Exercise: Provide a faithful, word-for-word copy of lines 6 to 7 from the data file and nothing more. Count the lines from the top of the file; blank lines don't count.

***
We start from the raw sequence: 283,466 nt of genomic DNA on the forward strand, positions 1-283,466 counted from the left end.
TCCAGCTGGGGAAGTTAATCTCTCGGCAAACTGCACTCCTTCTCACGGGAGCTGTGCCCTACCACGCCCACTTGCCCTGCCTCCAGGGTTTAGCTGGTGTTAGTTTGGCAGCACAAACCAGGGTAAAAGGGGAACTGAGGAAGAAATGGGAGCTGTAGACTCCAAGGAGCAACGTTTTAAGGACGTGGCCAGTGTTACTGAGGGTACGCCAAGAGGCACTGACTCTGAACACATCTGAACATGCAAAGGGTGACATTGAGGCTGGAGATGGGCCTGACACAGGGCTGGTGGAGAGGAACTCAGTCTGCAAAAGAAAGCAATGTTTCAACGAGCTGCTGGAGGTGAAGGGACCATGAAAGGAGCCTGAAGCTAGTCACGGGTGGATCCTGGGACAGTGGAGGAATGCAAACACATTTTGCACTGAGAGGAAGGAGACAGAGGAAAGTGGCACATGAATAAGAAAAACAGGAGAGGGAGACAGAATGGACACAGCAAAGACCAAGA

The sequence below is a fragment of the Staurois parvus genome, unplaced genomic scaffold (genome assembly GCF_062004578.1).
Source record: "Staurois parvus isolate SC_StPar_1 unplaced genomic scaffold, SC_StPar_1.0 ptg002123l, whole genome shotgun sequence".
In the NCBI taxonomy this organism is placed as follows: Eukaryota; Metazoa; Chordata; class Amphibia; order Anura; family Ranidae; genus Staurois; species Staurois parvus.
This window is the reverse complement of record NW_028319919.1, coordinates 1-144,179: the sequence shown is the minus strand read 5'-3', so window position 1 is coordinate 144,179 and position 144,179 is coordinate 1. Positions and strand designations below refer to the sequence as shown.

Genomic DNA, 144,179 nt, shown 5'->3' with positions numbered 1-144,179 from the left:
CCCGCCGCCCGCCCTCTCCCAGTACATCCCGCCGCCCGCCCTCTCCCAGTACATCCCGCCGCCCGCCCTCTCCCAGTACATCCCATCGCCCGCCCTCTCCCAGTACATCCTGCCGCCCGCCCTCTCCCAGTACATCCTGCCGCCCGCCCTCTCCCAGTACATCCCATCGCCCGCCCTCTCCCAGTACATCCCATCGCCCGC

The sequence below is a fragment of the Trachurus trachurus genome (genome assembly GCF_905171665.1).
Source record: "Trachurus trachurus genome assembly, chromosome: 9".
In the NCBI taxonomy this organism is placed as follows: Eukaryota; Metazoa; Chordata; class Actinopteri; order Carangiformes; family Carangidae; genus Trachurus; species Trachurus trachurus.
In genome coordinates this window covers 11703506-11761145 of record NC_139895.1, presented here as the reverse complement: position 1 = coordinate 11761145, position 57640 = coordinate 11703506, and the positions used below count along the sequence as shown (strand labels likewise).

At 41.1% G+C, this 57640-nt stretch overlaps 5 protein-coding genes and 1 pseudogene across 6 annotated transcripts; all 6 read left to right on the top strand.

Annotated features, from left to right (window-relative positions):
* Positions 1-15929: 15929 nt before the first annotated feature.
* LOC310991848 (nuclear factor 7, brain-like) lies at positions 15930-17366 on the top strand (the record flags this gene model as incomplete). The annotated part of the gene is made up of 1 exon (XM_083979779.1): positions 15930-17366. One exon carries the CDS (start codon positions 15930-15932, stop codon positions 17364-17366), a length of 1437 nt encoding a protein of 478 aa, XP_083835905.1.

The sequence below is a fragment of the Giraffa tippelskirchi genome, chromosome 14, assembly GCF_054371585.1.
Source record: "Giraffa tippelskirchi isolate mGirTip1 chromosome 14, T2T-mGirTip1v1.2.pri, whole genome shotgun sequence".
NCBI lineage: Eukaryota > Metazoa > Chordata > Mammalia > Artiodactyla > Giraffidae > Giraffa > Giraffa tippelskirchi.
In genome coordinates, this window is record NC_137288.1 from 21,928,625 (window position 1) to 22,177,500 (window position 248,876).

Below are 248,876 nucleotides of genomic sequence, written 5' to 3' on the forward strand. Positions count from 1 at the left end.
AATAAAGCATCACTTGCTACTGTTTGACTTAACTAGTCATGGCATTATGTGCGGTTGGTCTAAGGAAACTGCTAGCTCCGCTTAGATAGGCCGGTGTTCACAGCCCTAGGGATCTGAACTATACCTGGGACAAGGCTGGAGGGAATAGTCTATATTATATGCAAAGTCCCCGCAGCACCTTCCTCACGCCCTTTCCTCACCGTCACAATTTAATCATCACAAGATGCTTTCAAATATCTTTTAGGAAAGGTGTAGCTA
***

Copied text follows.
This window is the reverse complement of record NW_028319919.1, coordinates 1-144,179: the sequence shown is the minus strand read 5'-3', so window position 1 is coordinate 144,179 and position 144,179 is coordinate 1. Positions and strand designations below refer to the sequence as shown.

Genomic DNA, 144,179 nt, shown 5'->3' with positions numbered 1-144,179 from the left: